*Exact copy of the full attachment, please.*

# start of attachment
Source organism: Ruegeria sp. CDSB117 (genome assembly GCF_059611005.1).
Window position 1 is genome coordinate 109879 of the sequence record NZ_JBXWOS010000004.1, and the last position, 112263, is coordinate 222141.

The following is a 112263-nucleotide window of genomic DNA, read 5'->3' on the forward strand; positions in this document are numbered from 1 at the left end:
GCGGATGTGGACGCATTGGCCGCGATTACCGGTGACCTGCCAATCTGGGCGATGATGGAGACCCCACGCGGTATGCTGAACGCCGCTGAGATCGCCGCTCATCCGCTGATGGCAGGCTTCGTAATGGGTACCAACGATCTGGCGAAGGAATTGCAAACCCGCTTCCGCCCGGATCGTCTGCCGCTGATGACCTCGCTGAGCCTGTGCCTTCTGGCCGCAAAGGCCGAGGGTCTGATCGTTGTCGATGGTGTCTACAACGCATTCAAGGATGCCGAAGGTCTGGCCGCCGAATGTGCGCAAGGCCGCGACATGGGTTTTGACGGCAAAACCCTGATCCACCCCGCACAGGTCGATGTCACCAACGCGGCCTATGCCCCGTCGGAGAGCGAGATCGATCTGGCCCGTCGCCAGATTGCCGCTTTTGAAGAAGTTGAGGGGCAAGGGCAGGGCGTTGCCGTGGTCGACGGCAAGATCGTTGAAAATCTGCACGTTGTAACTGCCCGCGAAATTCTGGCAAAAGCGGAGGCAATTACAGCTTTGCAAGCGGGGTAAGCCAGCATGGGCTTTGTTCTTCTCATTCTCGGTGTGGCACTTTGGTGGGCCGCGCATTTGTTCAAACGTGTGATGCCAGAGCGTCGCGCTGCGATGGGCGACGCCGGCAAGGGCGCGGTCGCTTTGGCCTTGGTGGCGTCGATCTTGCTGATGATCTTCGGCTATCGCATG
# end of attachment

Source organism: Ruegeria sp. CDSB117 (genome assembly GCF_059611005.1).
Window position 1 is genome coordinate 109879 of the sequence record NZ_JBXWOS010000004.1, and the last position, 112263, is coordinate 222141.

The following is a 112263-nucleotide window of genomic DNA, read 5'->3' on the forward strand; positions in this document are numbered from 1 at the left end:
GCGGATGTGGACGCATTGGCCGCGATTACCGGTGACCTGCCAATCTGGGCGATGATGGAGACCCCACGCGGTATGCTGAACGCCGCTGAGATCGCCGCTCATCCGCTGATGGCAGGCTTCGTAATGGGTACCAACGATCTGGCGAAGGAATTGCAAACCCGCTTCCGCCCGGATCGTCTGCCGCTGATGACCTCGCTGAGCCTGTGCCTTCTGGCCGCAAAGGCCGAGGGTCTGATCGTTGTCGATGGTGTCTACAACGCATTCAAGGATGCCGAAGGTCTGGCCGCCGAATGTGCGCAAGGCCGCGACATGGGTTTTGACGGCAAAACCCTGATCCACCCCGCACAGGTCGATGTCACCAACGCGGCCTATGCCCCGTCGGAGAGCGAGATCGATCTGGCCCGTCGCCAGATTGCCGCTTTTGAAGAAGTTGAGGGGCAAGGGCAGGGCGTTGCCGTGGTCGACGGCAAGATCGTTGAAAATCTGCACGTTGTAACTGCCCGCGAAATTCTGGCAAAAGCGGAGGCAATTACAGCTTTGCAAGCGGGGTAAGCCAGCATGGGCTTTGTTCTTCTCATTCTCGGTGTGGCACTTTGGTGGGCCGCGCATTTGTTCAAACGTGTGATGCCAGAGCGTCGCGCTGCGATGGGCGACGCCGGCAAGGGCGCGGTCGCTTTGGCCTTGGTGGCGTCGATCTTGCTGATGATCTTCGGCTATCGCATG